How Blood Pressure Fluctuations Can Affect Parkinson’s Patients
I never thought much about my sister Bev’s blood pressure (BP) until I accompanied her to a dental appointment. The staff took her vital signs and told Bev, “Your blood pressure is a bit low today at 98/68 mmHg.” A normal BP for adults is usually in a range slightly less than 120/80 mmHg. The next time she visited the dentist, her BP was low again.
My sister has stage 3 Parkinson’s disease (PD), and she usually struggles with short-term memory, gait, and balance issues. Bev and I were curious about a possible relationship between her low blood pressure and PD.
I asked Bev if she ever felt dizzy or lightheaded. She said, “Yes, sometimes I do. When that happens, I just sit down and drink some water.”
According to the National Parkinson Foundation, people with PD “may experience low blood pressure (hypotension) at some point during their disease progression. In fact, one in five people with PD are affected by orthostatic hypotension, also called postural hypotension: low blood pressure that is experienced when changing positions (e.g., moving from lying down or sitting to standing up).”
Some PD medications can also lead to low BP, including levodopa, dopamine agonists (ropinirole, pramipexole), and monoamine oxidase inhibitors (selegiline). My sister takes selegiline. Any BP medications should also be carefully monitored by a physician.
Parkinson’s UK offers several tips for managing low BP with PD. These include getting up slowly from a reclined or seated position to prevent dizziness, drinking plenty of water to stay hydrated, eating smaller and more frequent meals, and moving around rather than standing or sitting in one position for a long time.
Bev eats several smaller meals throughout day, which also helps with her swallowing difficulties.
People with PD may also experience high BP, or hypertension. A 2013 study published in Brain and Behavior found that nocturnal hypertension is more common in Parkinson’s patients than in other patients. Study participants had their blood pressure checked every 30 minutes over a 24-hour period to catch any BP fluctuations.
Researchers concluded that, “Although hypotension is a severe risk factor for falling and syncope, we emphasize the importance of monitoring rather hypertension and fluctuating BP in PD patients that may lead to a variety of other undesirable conditions.”
Because BP fluctuation is common among those with Parkinson’s, it’s critical that patients or their caregivers frequently check this vital sign. Blood pressure monitors are available at many pharmacies and online stores, such as Amazon. Be sure to discuss any concerns with your primary healthcare provider and neurologist.
Note: Parkinson’s News Today is strictly a news and information website about the disease. It does not provide medical advice, diagnosis or treatment. This content is not intended to be a substitute for professional medical advice, diagnosis, or treatment. Always seek the advice of your physician or another qualified health provider with any questions you may have regarding a medical condition. Never disregard professional medical advice or delay in seeking it because of something you have read on this website. The opinions expressed in this column are not those of Parkinson’s News Today or its parent company, BioNews, and are intended to spark discussion about issues pertaining to Parkinson’s disease.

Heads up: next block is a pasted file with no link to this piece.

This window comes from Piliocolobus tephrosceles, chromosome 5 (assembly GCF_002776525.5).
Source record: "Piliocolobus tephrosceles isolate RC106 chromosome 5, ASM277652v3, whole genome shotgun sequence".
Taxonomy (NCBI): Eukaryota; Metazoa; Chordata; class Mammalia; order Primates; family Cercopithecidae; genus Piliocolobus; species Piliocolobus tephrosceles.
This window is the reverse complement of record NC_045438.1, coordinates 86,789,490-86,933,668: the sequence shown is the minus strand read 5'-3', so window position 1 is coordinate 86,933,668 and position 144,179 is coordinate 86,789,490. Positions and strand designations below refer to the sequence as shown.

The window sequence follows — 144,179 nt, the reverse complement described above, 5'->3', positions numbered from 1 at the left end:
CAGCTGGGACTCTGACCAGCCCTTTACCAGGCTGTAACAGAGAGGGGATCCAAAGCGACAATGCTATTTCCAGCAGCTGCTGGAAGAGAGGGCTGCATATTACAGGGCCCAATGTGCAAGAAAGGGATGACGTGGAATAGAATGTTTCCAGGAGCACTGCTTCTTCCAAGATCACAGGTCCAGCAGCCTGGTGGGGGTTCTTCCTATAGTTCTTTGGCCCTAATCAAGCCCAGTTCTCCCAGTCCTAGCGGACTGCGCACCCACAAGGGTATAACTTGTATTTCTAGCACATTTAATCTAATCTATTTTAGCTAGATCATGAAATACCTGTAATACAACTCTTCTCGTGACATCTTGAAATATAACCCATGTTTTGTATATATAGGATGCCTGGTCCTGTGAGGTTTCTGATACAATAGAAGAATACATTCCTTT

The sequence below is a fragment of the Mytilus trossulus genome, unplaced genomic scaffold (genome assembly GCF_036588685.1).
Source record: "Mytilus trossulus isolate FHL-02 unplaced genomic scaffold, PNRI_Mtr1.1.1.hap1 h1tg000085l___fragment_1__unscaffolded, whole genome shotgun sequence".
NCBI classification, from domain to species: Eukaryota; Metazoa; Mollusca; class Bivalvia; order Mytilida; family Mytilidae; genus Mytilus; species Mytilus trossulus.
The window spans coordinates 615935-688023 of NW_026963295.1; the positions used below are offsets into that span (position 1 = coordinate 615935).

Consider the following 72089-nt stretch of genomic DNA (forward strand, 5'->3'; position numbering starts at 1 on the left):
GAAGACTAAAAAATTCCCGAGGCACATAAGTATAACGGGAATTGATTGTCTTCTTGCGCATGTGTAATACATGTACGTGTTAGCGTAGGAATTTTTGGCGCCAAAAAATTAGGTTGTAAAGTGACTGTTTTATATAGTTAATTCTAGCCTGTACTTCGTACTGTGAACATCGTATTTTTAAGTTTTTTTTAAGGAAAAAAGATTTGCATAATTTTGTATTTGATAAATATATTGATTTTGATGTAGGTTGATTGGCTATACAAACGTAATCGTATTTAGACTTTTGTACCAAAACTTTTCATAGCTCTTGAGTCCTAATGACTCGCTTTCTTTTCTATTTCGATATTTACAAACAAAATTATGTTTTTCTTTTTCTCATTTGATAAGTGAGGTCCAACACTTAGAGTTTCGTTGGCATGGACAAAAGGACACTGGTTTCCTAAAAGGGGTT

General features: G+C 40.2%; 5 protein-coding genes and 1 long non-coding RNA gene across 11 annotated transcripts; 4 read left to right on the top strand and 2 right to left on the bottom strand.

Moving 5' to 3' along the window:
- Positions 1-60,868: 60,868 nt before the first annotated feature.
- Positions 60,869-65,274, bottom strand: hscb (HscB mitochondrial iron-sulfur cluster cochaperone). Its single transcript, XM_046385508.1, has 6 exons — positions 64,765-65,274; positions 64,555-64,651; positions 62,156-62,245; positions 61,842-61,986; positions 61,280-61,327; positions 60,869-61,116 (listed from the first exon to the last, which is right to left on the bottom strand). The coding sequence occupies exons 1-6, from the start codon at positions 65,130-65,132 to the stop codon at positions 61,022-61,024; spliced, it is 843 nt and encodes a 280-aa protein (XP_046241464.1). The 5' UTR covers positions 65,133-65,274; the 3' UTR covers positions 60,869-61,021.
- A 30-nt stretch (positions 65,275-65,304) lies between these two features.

What does this mean:
we emphasize the importance of monitoring rather hypertension and fluctuating BP in PD patients
I was initially diagnosed with orthostatic hypotension before my PD was confirmed. The differential between sitting and standing averages 2030 points but can be as high as 50 points! To combat this, I take a 1 gram tablet of NACL (salt) 1 hour prior to getting out of bed. I then wear an abdominal compression belt most of the day. This keeps my BP around 100/70 standing. If it gets below that,, it becomes symptomatic. I also drink G2 (low sugar) Gatorade throughout the day and eat salted and roasted fava beans in the afternoon.
Michael Ernest, Sr.
My late wife had PD for over two decades but and experienced wide fluctuations but mostly so low, it was difficult to get a reading with an automated device. Most doctor office measurements were normal to low side.
My wife has hypotension. I check her blood pressure several times a day. She takes 5gm Midodrine 3x daily. And her Dr. put her on Gabapentine for back pain that she has had for years. Gabapentine lowers the blood pressure itself. So, the medication
doesn't serve the hypotension. I spoke to Ellen's Dr. that changes need to happen. Balancing act with Carbidopa/ Levodopa, Buspar, Remeron, Trazodone, Lorazepam 2mg, and a statin for cholesterol. I would like to hear your story and how you feel. Lee
I have been reading about BP fluctuations. My husband normally runs a low BP and was on medication to raise the BP. However a couple of times lately he was scheduled for an endoscope procedure. When he got t the office his BP had gone over 217/120. He was sent to the emergency room and eventually after an injection (what I do not know) it went down. Is this white coat syndrome or is something related to PD causing it? Is it dangerous? It has happened three times now.
Beth T Browne
I have had high blood pressure since my 60’s. I am now 85. I take my pressure daily. I was told by my movement doctor, and my heart doctor, that you can have high blood pressure from laying a period of time and when sleeping. I know this to be true, as it has happened to me. My heart doctor doesn’t want to increase my medicine for fear it could drop too low. This article doesn’t mention that.
On a recent 18 hour road trip my blood pressure went up to 191/107. Is this because I was changing positions from sitting to laying down throughout the trip?